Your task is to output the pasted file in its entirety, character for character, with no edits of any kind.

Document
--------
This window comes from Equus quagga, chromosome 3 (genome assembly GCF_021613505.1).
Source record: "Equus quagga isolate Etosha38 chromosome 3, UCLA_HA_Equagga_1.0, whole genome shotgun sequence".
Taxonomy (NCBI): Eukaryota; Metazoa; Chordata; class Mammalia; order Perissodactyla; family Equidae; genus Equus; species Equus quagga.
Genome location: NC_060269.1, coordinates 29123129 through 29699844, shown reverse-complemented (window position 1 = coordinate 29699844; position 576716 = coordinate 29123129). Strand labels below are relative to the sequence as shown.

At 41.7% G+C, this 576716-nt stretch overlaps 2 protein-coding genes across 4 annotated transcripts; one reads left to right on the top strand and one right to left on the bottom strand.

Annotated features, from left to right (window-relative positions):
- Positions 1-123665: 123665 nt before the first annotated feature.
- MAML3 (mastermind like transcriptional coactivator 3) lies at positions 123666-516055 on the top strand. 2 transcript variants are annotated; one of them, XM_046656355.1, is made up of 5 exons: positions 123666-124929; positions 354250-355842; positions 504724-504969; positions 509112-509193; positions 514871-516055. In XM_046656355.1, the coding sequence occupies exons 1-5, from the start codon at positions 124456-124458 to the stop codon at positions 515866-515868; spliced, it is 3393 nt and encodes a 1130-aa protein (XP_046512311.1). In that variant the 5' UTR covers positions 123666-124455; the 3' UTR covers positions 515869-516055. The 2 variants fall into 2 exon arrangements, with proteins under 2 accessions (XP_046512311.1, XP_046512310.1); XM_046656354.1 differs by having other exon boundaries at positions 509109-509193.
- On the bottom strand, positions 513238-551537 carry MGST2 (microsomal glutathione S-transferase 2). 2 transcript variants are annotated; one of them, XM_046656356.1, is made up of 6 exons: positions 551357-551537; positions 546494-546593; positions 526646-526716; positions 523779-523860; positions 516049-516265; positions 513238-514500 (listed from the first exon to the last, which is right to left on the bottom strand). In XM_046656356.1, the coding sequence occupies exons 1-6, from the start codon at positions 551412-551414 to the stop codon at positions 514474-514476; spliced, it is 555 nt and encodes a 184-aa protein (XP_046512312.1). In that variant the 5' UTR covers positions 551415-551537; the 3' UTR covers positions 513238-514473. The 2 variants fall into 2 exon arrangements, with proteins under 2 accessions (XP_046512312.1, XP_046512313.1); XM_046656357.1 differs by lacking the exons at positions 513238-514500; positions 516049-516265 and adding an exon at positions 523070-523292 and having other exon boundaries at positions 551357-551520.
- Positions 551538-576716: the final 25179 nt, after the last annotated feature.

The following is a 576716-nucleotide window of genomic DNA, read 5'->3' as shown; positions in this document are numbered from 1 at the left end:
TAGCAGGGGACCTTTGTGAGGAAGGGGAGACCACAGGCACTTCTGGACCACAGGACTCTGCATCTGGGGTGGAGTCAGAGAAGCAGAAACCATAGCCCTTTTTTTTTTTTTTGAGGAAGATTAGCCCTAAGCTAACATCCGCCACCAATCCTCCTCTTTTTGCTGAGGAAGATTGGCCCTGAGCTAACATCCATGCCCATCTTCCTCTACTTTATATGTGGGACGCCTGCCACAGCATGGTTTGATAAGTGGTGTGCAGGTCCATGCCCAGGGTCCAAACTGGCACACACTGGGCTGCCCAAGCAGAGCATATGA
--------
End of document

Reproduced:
This window comes from Equus quagga, chromosome 3 (genome assembly GCF_021613505.1).
Source record: "Equus quagga isolate Etosha38 chromosome 3, UCLA_HA_Equagga_1.0, whole genome shotgun sequence".
Taxonomy (NCBI): Eukaryota; Metazoa; Chordata; class Mammalia; order Perissodactyla; family Equidae; genus Equus; species Equus quagga.
Genome location: NC_060269.1, coordinates 29123129 through 29699844, shown reverse-complemented (window position 1 = coordinate 29699844; position 576716 = coordinate 29123129). Strand labels below are relative to the sequence as shown.

At 41.7% G+C, this 576716-nt stretch overlaps 2 protein-coding genes across 4 annotated transcripts; one reads left to right on the top strand and one right to left on the bottom strand.

Annotated features, from left to right (window-relative positions):
- Positions 1-123665: 123665 nt before the first annotated feature.
- MAML3 (mastermind like transcriptional coactivator 3) lies at positions 123666-516055 on the top strand. 2 transcript variants are annotated; one of them, XM_046656355.1, is made up of 5 exons: positions 123666-124929; positions 354250-355842; positions 504724-504969; positions 509112-509193; positions 514871-516055. In XM_046656355.1, the coding sequence occupies exons 1-5, from the start codon at positions 124456-124458 to the stop codon at positions 515866-515868; spliced, it is 3393 nt and encodes a 1130-aa protein (XP_046512311.1). In that variant the 5' UTR covers positions 123666-124455; the 3' UTR covers positions 515869-516055. The 2 variants fall into 2 exon arrangements, with proteins under 2 accessions (XP_046512311.1, XP_046512310.1); XM_046656354.1 differs by having other exon boundaries at positions 509109-509193.
- On the bottom strand, positions 513238-551537 carry MGST2 (microsomal glutathione S-transferase 2). 2 transcript variants are annotated; one of them, XM_046656356.1, is made up of 6 exons: positions 551357-551537; positions 546494-546593; positions 526646-526716; positions 523779-523860; positions 516049-516265; positions 513238-514500 (listed from the first exon to the last, which is right to left on the bottom strand). In XM_046656356.1, the coding sequence occupies exons 1-6, from the start codon at positions 551412-551414 to the stop codon at positions 514474-514476; spliced, it is 555 nt and encodes a 184-aa protein (XP_046512312.1). In that variant the 5' UTR covers positions 551415-551537; the 3' UTR covers positions 513238-514473. The 2 variants fall into 2 exon arrangements, with proteins under 2 accessions (XP_046512312.1, XP_046512313.1); XM_046656357.1 differs by lacking the exons at positions 513238-514500; positions 516049-516265 and adding an exon at positions 523070-523292 and having other exon boundaries at positions 551357-551520.
- Positions 551538-576716: the final 25179 nt, after the last annotated feature.

The following is a 576716-nucleotide window of genomic DNA, read 5'->3' as shown; positions in this document are numbered from 1 at the left end:
TAGCAGGGGACCTTTGTGAGGAAGGGGAGACCACAGGCACTTCTGGACCACAGGACTCTGCATCTGGGGTGGAGTCAGAGAAGCAGAAACCATAGCCCTTTTTTTTTTTTTTGAGGAAGATTAGCCCTAAGCTAACATCCGCCACCAATCCTCCTCTTTTTGCTGAGGAAGATTGGCCCTGAGCTAACATCCATGCCCATCTTCCTCTACTTTATATGTGGGACGCCTGCCACAGCATGGTTTGATAAGTGGTGTGCAGGTCCATGCCCAGGGTCCAAACTGGCACACACTGGGCTGCCCAAGCAGAGCATATGA